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How to Grill Salmon (Without Losing It through the Grates)

A woman grilling salmon on a traditional charcoal grill.
Africa Studio/Shutterstock

Fish is delicate and will easily flake apart once cooked through, which is why many avoid grilling it without foil. But, with a little preparation, you can grill your salmon right on the grates.

With proper technique (and the right tools), grilling salmon is easier than you might think. Follow our tutorial for creating a mouthwatering marinade, then prepare and grill your salmon to perfection—here’s how we do it.

Make the Marinade

While you can choose from dozens of different marinades at most supermarkets, we say save a few bucks and make your own. Not only is scratch marinade cheaper, but it’s also healthier, and you can create the exact flavor you want.

Every homemade marinade should consist of fat (usually oil), an acidic ingredient, and flavorings of your choice. To keep it simple, use about four parts oil to one part acid. For example, for every one cup of oil used, add in ¼ cup of acid like citrus juice or vinegar, then flavor it using, garlic, herbs and spices, and so much more.

Cut Your Salmon Filets

Four salmon filets, freshly portioned sitting on a rectangular plate with salmon scraps, a knife and a cutting board in the background.
Emilee Unterkoefler

Using a non-serrated knife (filet, boning, or chef knife), cut your slab of salmon into about five- or six-ounce portions. Start by trimming away the belly fat, which is the thinnest side of the fish and looks fattier and lighter colored than the rest.

We recommend cutting larger more square pieces (rather than thin strips), as more surface area is easier to flip on the grill. We will be keeping the skin on to help hold the fish together without the meat breaking apart while grilling. The skin will naturally peel off once cooked.

Bonus Tip: if you have a hard time cutting through the skin, use kitchen shears to cut through after slicing through the fish.

Marinate Your Salmon

Marinating salmon filets in a homemade marinade with salmon scraps and marinade in the background.
Emilee Unterkoefler

If you aren’t up to creating a marinade from scratch just yet (no worries), here’s a delicious garlic and herbs recipe perfect for marinating salmon. Once you make the marinade, go ahead and place it in a freezer bag for at least 30 minutes to four hours.

Because this marinade is not acid-based, it is safe to marinate the fish this long. However, you should never marinate fish in an acid-based marinade longer than 30 minutes; otherwise, the fish begins to break down.

Preheat Your Grill and Oil The Grates

Using a set of long tongs and a wad of paper towels dipped in oil to grease the grill grates before setting salmon on it.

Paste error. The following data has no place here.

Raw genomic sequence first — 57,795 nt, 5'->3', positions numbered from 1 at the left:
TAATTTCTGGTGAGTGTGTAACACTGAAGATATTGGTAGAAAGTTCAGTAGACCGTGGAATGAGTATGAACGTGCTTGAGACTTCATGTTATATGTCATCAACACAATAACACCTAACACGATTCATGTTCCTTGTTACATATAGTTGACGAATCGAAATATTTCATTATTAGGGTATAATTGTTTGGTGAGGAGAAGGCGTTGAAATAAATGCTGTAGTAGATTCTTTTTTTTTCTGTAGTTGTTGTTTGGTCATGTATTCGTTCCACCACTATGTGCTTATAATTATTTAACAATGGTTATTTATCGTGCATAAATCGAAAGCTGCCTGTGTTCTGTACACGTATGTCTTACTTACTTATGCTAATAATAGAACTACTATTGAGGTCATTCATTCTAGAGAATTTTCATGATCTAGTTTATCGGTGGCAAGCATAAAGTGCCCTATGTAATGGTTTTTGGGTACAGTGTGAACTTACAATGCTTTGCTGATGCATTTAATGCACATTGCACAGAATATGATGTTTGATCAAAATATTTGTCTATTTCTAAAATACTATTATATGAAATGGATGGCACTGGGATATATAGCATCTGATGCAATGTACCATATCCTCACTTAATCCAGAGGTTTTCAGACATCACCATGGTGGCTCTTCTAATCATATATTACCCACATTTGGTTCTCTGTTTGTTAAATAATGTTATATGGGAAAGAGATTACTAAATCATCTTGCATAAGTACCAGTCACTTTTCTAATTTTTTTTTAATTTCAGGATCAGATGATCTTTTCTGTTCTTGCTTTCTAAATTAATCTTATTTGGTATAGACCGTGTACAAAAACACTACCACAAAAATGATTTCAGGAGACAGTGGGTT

Emilee Unterkoefler

Preheat the grill to medium-high, and clean the grates thoroughly. Before placing your fish on the grill, dip a large wad of paper towels in oil and wipe down the grates with a long pair of tongs. The oil will prevent the salmon from sticking and further clean your grill.

Place Filet Skinless Side Down

A spike of flame after placing marinated salmon filets on the grill.
Emilee Unterkoefler

Before putting your salmon on the grill, be sure to wipe off any herbs or garlic that might still be on the salmon to avoid burning. Place the salmon, skinless side down, turn your heat down to medium, and put the lid down.

Flip Using a Fish Spatula or Tongs

Flipping salmon filets using a pair of tongs.
Emilee Unterkoefler

If you have a fish spatula, we recommend using it to flip the salmon; otherwise, a set of tongs will work. The salmon will release itself when it’s ready to be flipped. In other words, if you try and flip and it’s sticking, let it be a little longer.

You want grill lines to appear and allow the salmon to form a nice sear before flipping it.

Remove the Skin

Removing the skin from the salmon filet using a pair of tongs.
Emilee Unterkoefler

Once the salmon has cooked on the side with skin, you’ll be able to remove the skin very easily as it will naturally peel right off. Some enjoy eating the crispy skin, and it’s generally safe to eat in small amounts, so the choice is yours; however, we always ditch it.

Temp and Serve Immediately

The United States Department of Agriculture (USDA) recommends cooking salmon to a safe internal temperature of 145 degrees Fahrenheit. Many chefs choose to cook it a little less, as it offers a flakey exterior and moist center.

Check its doneness with an instant-read thermometer before removing it from the grill. Squeeze fresh lemon juice over your salmon and enjoy.


We love our salmon on a bed of jasmine rice with grilled broccoli, or on a freshly tossed salad, but there are so many ways to enjoy it. What do you usually accompany salmon with?

Emilee Unterkoefler Emilee Unterkoefler
Emilee Unterkoefler is a freelance food writer, hiking enthusiast, and mama with over ten years of experience working in the food industry. Read Full Bio »

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